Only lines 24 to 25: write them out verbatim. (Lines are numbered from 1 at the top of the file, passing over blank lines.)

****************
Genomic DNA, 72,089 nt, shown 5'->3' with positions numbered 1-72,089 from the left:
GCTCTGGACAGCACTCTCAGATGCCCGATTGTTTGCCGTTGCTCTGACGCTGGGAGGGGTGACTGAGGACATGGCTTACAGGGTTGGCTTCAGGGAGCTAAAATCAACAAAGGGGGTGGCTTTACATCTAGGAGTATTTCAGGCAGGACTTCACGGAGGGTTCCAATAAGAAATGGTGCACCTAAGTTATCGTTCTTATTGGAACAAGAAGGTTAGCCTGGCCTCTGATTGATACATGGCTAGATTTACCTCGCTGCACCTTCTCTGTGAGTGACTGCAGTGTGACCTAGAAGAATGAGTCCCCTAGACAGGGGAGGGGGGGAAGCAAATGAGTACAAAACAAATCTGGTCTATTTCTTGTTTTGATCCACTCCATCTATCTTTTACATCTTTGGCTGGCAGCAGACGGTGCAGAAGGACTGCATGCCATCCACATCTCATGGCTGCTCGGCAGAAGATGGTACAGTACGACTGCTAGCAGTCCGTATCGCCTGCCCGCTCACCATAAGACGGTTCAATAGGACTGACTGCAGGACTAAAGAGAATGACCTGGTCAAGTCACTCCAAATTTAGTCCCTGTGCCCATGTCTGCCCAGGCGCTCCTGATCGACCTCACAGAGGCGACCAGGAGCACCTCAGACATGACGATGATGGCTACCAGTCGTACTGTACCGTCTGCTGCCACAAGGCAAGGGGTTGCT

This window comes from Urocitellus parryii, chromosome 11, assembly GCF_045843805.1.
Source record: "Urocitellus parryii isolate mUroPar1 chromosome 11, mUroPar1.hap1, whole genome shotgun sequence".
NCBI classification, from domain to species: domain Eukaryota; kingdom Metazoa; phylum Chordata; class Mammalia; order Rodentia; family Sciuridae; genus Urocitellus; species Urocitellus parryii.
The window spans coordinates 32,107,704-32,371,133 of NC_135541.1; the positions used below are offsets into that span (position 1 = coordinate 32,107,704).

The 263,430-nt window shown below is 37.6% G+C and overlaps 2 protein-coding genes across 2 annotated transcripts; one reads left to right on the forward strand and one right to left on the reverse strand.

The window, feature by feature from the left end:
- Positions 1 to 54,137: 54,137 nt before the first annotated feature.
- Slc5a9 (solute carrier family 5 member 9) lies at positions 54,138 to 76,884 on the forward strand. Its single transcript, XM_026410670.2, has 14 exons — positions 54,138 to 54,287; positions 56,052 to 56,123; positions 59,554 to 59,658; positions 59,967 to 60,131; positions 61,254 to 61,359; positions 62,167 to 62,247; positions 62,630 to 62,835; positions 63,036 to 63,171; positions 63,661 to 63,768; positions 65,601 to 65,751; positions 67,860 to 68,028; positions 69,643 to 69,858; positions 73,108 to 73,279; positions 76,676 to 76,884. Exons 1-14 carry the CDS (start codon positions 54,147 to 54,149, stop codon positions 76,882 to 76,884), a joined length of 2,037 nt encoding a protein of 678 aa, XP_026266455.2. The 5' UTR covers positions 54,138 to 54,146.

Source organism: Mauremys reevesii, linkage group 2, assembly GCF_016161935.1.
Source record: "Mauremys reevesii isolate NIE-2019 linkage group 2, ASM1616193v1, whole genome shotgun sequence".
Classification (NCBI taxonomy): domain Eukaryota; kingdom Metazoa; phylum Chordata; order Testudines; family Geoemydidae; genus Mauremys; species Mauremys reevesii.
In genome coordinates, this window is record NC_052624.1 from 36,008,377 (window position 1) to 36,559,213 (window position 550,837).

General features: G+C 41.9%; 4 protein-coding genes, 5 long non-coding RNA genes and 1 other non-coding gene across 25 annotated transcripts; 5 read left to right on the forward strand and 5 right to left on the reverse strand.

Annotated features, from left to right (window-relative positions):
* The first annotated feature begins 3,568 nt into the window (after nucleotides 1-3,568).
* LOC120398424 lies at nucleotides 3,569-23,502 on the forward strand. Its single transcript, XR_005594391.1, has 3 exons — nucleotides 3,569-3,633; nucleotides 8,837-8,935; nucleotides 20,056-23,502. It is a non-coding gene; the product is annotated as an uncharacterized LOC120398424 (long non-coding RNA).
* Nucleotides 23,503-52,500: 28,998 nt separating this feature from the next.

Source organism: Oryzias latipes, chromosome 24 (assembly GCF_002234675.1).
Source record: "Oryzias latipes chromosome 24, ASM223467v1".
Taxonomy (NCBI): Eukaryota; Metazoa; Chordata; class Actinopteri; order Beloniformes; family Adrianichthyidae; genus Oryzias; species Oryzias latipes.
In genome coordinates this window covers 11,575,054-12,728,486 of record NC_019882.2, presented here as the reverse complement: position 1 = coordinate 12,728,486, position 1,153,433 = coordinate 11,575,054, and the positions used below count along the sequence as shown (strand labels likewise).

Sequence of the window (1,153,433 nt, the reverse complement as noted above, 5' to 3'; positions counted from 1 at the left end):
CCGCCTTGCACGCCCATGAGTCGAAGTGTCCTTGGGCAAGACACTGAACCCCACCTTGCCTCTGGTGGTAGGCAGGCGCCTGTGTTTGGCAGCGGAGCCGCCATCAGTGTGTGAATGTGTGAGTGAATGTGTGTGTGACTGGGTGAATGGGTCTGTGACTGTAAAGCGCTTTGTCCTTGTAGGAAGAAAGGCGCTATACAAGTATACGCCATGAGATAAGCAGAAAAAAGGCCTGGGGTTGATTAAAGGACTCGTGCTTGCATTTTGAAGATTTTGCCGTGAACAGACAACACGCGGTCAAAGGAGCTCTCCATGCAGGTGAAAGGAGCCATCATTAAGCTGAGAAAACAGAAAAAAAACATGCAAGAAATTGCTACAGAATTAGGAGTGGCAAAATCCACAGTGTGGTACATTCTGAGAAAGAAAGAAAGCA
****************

Sequence of the window (1,153,433 nt, the reverse complement as noted above, 5' to 3'; positions counted from 1 at the left end):
CCGCCTTGCACGCCCATGAGTCGAAGTGTCCTTGGGCAAGACACTGAACCCCACCTTGCCTCTGGTGGTAGGCAGGCGCCTGTGTTTGGCAGCGGAGCCGCCATCAGTGTGTGAATGTGTGAGTGAATGTGTGTGTGACTGGGTGAATGGGTCTGTGACTGTAAAGCGCTTTGTCCTTGTAGGAAGAAAGGCGCTATACAAGTATACGCCATGAGATAAGCAGAAAAAAGGCCTGGGGTTGATTAAAGGACTCGTGCTTGCATTTTGAAGATTTTGCCGTGAACAGACAACACGCGGTCAAAGGAGCTCTCCATGCAGGTGAAAGGAGCCATCATTAAGCTGAGAAAACAGAAAAAAAACATGCAAGAAATTGCTACAGAATTAGGAGTGGCAAAATCCACAGTGTGGTACATTCTGAGAAAGAAAGAAAGCA